A language-independent hearing screening self-test at school-entry

Elien Van den Borre, Gaziz Tufatulin, Lea Zupan, Nina Božanić Urbančič, Limor Lavie, Inga Holube, Vinay Swarnalatha Nagaraj, Emre Gurses, Sam Denys, Astrid van Wieringen, Jan Wouters

Research output: Contribution to journalArticlepeer-review

Abstract

The usage of a tablet-based language-independent self-test involving the recognition of ecological sounds in background noise, the Sound Ear Check, was investigated. The results of 692 children, aged between 5 and 9 years and 4 months, recruited in seven different countries, were used to analyze the validity and the cultural independence of test. Three different test procedures, namely a monaural adaptive procedure, a procedure presenting the sounds dichotically in diotic noise, and a procedure presenting all the sounds with a fixed signal-to-noise ratio and a stopping rule were studied. Results showed high sensitivity and specificity of all three procedures to detect conductive, sensorineural and mixed hearing loss > 30 dB HL. Additionally, the data collected from different countries were consistent, and there were no clinically relevant differences observed between countries. Therefore, the Sound Ear Check can offer an international hearing screening test for young children at school entry, solving the current lack of hearing screening services on a global scale.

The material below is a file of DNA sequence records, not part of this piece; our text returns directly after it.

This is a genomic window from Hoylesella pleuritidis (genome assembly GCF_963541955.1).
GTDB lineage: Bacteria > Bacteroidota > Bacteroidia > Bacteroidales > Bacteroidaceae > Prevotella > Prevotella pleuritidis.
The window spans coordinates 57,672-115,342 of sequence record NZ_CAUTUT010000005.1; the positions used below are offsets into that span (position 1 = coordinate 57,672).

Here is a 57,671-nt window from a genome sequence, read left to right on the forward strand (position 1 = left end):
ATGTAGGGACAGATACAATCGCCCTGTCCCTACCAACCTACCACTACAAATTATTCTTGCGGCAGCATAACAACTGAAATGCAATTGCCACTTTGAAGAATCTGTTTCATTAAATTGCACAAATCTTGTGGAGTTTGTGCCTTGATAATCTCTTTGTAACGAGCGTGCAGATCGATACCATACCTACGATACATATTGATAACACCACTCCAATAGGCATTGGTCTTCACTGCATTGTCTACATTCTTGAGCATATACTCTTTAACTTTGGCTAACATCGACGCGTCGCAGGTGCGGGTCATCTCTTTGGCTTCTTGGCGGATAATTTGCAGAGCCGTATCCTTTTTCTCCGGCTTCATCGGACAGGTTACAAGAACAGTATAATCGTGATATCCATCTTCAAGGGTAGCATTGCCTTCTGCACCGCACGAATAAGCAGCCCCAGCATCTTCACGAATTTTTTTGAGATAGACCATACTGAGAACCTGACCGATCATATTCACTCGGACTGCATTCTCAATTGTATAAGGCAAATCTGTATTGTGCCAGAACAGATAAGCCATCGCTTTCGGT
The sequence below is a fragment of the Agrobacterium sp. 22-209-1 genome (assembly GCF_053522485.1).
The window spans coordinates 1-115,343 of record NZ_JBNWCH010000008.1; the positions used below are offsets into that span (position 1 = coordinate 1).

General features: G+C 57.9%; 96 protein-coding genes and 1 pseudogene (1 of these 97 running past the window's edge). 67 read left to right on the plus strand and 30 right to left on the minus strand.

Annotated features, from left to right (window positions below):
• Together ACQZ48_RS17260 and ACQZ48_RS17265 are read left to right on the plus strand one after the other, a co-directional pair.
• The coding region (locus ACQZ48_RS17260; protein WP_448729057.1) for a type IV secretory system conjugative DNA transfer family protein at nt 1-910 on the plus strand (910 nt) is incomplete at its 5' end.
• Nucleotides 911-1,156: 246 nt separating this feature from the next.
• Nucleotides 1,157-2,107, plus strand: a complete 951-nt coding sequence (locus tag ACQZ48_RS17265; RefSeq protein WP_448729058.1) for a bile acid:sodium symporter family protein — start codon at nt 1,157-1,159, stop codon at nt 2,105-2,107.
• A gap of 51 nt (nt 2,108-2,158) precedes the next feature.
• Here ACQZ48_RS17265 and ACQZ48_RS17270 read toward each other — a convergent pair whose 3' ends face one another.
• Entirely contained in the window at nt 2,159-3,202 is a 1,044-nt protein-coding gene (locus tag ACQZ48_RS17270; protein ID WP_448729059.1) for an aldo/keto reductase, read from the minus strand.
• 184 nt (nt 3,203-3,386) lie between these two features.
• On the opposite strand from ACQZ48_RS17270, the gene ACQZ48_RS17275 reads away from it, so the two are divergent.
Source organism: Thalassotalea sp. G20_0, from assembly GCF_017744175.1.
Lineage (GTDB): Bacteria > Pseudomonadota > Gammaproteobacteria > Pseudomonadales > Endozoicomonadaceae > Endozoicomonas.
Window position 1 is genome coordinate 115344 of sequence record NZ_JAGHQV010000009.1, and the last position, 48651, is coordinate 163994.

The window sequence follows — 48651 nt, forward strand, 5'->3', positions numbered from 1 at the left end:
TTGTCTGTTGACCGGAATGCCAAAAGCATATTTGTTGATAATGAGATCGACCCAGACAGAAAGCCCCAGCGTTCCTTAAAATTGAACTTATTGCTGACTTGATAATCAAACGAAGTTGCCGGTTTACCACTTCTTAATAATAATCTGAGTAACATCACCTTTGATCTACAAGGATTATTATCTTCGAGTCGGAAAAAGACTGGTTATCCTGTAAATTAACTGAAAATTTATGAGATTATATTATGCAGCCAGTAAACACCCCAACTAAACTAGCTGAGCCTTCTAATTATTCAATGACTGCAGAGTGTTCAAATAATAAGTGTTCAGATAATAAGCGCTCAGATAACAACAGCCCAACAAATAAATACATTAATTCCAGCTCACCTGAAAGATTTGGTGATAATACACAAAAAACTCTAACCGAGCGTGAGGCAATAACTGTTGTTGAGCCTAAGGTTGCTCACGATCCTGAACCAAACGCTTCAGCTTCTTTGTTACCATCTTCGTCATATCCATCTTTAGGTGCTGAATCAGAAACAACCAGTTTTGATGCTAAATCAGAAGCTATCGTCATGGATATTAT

Original languageEnglish
Article number2582
JournalScientific Reports
Volume14
Issue number1
DOIs
StatePublished - Dec 2024

Bibliographical note

Publisher Copyright:
© 2024, The Author(s).

ASJC Scopus subject areas

  • General

Fingerprint

Dive into the research topics of 'A language-independent hearing screening self-test at school-entry'. Together they form a unique fingerprint.

Cite this